The people behind a would-be space hotel called Aurora Station say the space tourism getaway will spare no expense, according to a new BBC feature — it’ll even import its own water from Earth, so that guests won’t be forced to drink recycled urine like astronauts do on the International Space Station.
The project, by a startup called Orion Span, has a hyper-ambitious vision for selling 12-day journeys to space for $9.5 million each. But critics say the company is going to face enormous challenges before it even makes it off the ground.
The people behind Aurora Span claim guests will be able to participate in space gardening and use a “holodeck” — you know, like on “Star Trek” — while they lounge in orbit.
But experts say that space tourism is still a fraught blend of genuine possibility and savvy marketing.
“At the moment space tourism is a field where reality, hoaxes, and science fiction are mixed up in such a way that it makes [it] difficult to distinguish between reality and wishes,” Robert Goehlich, a professor at Embry-Riddle Aeronautical University, said in an interview with the BBC.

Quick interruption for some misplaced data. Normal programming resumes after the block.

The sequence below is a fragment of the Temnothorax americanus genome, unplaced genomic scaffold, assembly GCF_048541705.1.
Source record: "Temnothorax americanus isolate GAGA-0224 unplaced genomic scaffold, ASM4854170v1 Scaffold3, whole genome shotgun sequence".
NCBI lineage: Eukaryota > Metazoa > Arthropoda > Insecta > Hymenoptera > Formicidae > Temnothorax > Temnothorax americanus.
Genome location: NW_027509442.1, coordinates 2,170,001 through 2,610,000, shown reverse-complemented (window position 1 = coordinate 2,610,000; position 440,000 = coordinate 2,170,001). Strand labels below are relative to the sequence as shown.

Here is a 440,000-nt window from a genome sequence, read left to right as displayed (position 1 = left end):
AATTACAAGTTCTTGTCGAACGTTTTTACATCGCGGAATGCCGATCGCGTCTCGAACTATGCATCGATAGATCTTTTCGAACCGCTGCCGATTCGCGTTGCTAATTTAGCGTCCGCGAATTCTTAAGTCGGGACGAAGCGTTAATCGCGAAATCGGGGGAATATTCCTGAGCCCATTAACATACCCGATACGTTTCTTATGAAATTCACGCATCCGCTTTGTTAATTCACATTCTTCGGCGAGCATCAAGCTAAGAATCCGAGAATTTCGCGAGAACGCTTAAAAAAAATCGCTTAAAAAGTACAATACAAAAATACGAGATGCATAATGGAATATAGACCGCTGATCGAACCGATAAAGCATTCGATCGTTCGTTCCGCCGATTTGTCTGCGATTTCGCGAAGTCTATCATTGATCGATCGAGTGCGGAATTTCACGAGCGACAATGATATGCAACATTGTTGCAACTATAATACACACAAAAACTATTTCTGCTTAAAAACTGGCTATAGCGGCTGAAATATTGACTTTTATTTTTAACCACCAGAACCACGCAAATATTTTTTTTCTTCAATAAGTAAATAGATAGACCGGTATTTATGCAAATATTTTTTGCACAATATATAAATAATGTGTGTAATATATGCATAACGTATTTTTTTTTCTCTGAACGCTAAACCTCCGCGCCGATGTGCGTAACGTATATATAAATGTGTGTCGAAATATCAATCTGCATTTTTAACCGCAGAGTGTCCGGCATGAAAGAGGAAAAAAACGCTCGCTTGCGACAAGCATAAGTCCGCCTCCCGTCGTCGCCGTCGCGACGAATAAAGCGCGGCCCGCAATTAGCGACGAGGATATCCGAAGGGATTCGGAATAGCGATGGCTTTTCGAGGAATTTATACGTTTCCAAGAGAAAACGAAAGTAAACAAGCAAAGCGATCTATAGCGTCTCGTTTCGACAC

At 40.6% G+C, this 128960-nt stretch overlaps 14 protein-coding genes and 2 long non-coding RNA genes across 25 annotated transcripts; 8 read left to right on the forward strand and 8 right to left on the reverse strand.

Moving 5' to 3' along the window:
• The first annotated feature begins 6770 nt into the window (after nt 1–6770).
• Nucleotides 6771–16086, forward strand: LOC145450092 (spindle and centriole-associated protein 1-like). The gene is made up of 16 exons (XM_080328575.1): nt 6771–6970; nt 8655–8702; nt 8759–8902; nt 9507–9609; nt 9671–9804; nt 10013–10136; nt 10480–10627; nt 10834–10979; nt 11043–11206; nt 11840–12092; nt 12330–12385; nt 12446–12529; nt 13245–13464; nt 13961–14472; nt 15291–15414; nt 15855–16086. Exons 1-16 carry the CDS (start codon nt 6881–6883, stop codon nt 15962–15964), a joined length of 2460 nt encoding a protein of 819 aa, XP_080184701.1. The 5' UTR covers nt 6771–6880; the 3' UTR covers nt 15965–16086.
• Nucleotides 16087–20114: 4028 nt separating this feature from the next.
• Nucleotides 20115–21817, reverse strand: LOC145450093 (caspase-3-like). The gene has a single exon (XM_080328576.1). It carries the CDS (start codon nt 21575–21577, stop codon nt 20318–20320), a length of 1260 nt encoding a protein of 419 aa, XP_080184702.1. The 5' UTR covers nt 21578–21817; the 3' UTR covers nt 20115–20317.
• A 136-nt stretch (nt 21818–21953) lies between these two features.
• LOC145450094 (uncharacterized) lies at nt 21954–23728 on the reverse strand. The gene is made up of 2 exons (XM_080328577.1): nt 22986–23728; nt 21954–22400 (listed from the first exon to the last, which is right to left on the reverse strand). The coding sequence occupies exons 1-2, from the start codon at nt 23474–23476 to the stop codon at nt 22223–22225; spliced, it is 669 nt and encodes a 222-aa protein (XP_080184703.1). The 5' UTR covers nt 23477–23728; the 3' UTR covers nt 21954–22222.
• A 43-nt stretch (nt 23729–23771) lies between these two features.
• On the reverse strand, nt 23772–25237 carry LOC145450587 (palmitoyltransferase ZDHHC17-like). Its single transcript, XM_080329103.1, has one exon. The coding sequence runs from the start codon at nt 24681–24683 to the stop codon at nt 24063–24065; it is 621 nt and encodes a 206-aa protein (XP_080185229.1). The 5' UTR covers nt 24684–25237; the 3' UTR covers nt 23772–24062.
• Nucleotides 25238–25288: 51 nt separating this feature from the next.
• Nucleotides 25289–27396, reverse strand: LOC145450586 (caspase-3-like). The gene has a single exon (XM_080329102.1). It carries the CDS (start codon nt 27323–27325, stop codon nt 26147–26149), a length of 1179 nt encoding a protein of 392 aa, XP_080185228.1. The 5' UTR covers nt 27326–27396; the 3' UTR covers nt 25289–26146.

Goehlich also warned that the stakes are enormously high in an actual space mission. Any company offering commercial space travel will need NASA-like contingencies to keep its passengers safe in the deadly vacuum of space.
“You cannot execute a space mission, in particular a commercial manned one, ‘a little bit’ or on a ‘let’s try and see if it works’ basis,” Goehlich told the BBC. “You need safe operation of the spaceships, an environmentally friendly operation, and ultimately an economically profitable operation.”
READ MORE: Would you want to stay in a space hotel? [BBC]
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